“They went berserk. The first episode was crazy. It was nuts. It was like a Beatles concert,” Peter Engel said about the kids’ reaction. The day after the show aired for the first time, Engel got a call from Brandon Tartikoff saying, “You’re a success. You beat ‘Family Ties.’” Any doubts that they had were squashed then and there, and from there the show would only lift off like a rocketship, becoming a true once in a generation success.
We all know that the Saved by the Bell cast had a lot of fun doing the things that teenagers do during the time of their lives that they filmed the show. They certainly had a lot of “firsts” in their life during that time, and for Dustin Diamond, he got to have a major first of his on camera. When his character Screech got a girlfriend in Violet, played by Tori Spelling, Dustin Diamond kissed for the first time in his life, all while the cameras were rolling.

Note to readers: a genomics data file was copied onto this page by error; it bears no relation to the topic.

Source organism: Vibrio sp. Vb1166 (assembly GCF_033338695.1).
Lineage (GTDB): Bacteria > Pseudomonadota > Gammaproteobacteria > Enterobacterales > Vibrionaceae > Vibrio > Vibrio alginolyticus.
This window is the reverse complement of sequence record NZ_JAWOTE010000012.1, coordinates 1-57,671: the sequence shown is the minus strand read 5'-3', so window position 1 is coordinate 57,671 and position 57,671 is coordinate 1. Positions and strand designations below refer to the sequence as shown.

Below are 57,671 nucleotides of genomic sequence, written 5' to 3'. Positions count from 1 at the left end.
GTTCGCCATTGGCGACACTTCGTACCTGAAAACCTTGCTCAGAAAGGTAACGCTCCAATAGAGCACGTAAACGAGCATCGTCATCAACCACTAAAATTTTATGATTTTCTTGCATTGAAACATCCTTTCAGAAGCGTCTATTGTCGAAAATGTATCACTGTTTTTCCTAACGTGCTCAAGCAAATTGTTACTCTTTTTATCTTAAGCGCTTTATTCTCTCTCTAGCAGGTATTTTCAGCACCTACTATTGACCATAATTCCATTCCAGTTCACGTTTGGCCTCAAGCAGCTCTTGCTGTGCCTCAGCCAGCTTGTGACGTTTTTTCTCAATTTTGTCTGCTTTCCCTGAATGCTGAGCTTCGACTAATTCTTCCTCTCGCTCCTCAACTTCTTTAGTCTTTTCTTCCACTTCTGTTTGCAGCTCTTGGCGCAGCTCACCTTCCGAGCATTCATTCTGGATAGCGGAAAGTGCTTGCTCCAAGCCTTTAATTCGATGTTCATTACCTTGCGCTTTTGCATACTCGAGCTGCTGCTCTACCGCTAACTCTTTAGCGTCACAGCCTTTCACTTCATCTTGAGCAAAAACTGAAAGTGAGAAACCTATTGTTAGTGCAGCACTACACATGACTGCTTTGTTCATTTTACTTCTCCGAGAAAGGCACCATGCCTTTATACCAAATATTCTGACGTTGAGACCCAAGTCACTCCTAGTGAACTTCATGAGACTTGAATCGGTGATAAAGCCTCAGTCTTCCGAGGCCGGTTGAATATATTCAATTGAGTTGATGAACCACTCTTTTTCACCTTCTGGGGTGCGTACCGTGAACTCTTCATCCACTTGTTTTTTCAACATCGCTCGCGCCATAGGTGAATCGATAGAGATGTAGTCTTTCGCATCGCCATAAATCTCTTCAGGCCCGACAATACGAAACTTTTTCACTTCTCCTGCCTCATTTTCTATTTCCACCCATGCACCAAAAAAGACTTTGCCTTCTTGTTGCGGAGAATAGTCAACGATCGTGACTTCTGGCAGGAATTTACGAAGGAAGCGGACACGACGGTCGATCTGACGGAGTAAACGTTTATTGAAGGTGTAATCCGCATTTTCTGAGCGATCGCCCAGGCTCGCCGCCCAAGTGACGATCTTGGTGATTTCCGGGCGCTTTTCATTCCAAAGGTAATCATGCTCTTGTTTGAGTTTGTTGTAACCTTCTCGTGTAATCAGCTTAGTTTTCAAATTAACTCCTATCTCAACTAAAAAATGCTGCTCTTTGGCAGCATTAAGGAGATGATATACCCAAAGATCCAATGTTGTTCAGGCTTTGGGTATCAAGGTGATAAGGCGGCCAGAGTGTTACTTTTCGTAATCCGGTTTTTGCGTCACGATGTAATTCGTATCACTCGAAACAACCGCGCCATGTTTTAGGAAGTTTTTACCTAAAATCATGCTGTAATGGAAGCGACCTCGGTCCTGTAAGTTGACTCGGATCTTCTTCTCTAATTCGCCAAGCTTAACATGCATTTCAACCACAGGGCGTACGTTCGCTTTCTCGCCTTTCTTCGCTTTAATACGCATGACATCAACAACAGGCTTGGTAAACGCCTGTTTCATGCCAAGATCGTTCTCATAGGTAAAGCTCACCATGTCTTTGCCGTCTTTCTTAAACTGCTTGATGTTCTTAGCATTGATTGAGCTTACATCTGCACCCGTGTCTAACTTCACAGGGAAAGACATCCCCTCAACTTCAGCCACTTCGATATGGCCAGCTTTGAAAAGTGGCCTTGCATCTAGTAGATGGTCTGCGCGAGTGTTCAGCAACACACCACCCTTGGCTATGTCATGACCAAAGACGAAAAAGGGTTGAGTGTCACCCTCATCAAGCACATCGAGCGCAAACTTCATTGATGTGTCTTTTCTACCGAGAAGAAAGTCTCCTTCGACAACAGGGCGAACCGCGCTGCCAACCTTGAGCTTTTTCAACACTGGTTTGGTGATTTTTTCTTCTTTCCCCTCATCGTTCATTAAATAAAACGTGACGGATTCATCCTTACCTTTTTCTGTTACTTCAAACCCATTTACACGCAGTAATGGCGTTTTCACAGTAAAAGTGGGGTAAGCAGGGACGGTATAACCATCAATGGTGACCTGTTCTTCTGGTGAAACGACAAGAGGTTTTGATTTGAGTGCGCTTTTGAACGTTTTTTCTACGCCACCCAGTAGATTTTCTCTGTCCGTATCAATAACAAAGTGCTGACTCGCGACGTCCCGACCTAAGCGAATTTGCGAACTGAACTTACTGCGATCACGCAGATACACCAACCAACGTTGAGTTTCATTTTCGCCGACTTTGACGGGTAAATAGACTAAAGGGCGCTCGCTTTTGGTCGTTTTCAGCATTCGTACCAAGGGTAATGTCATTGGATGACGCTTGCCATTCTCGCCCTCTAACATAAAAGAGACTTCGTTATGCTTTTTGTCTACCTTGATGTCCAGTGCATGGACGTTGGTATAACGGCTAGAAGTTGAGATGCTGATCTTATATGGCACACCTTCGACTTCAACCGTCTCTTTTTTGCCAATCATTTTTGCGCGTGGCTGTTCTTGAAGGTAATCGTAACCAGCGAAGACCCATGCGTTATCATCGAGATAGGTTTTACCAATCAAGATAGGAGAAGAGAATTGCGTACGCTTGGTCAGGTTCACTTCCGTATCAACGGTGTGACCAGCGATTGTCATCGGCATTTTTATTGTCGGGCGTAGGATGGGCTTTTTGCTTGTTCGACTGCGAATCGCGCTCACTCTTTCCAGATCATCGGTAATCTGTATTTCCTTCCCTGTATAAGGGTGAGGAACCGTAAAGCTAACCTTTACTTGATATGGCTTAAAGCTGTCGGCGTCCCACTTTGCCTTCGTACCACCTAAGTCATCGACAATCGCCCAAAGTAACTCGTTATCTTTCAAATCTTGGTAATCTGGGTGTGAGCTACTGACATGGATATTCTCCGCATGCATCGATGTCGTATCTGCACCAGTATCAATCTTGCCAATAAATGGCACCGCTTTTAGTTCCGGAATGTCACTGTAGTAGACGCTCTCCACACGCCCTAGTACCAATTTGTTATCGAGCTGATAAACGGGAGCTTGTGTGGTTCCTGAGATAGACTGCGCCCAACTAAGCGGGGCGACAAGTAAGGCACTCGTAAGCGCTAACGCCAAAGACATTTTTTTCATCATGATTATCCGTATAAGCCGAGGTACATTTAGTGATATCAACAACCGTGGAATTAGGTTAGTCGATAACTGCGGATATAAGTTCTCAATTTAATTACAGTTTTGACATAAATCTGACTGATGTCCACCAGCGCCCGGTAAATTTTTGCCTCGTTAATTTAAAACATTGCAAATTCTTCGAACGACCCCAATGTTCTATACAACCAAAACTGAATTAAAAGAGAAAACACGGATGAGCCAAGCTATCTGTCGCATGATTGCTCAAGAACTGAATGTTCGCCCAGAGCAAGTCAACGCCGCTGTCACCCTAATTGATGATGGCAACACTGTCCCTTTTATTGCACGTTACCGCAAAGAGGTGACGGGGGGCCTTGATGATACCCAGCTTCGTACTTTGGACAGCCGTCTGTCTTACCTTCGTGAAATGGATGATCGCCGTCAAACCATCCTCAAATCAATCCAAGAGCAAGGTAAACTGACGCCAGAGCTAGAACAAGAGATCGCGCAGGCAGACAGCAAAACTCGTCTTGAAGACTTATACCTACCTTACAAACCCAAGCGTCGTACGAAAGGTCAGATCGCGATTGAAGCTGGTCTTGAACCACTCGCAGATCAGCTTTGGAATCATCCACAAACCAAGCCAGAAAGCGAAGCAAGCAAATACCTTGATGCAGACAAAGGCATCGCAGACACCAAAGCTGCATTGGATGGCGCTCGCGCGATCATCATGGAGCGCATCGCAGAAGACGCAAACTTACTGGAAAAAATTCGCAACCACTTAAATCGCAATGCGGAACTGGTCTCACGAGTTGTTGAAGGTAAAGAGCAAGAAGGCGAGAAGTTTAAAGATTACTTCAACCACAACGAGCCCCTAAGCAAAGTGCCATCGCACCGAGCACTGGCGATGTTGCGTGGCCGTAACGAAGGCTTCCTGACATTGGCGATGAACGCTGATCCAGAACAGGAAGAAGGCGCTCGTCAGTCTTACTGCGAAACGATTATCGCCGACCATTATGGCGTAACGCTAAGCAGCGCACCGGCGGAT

Having an intimate life moment happen for the first time on camera may have had an impact on Diamond’s psyche, as decades later he decided to release a sex tape. Whether there is any connection between this on-screen kiss and the sex tape is just a hypothesis, but it is a curious thing to theorize
For some TV casts, filming is strictly business, and the closeness can end as soon as the director yells, “Cut!” However, fans should be happy to know that the Saved by the Bell gang has always been very close, starting when they were teens filming the show and still remaining good friends today.
Fans got a treat when Tiffani-Amber Thiessen posted this image on her Instagram with the caption “Friends forever…” Along with Thiessen are Elizabeth Berkley, Mario Lopez, and Mark-Paul Gosselaar, all accompanied by their significant others. They appear to be enjoying a nice evening having dinner together, and it is touching to know that after so many years have passed, the Saved by the Bell Cast has remained close.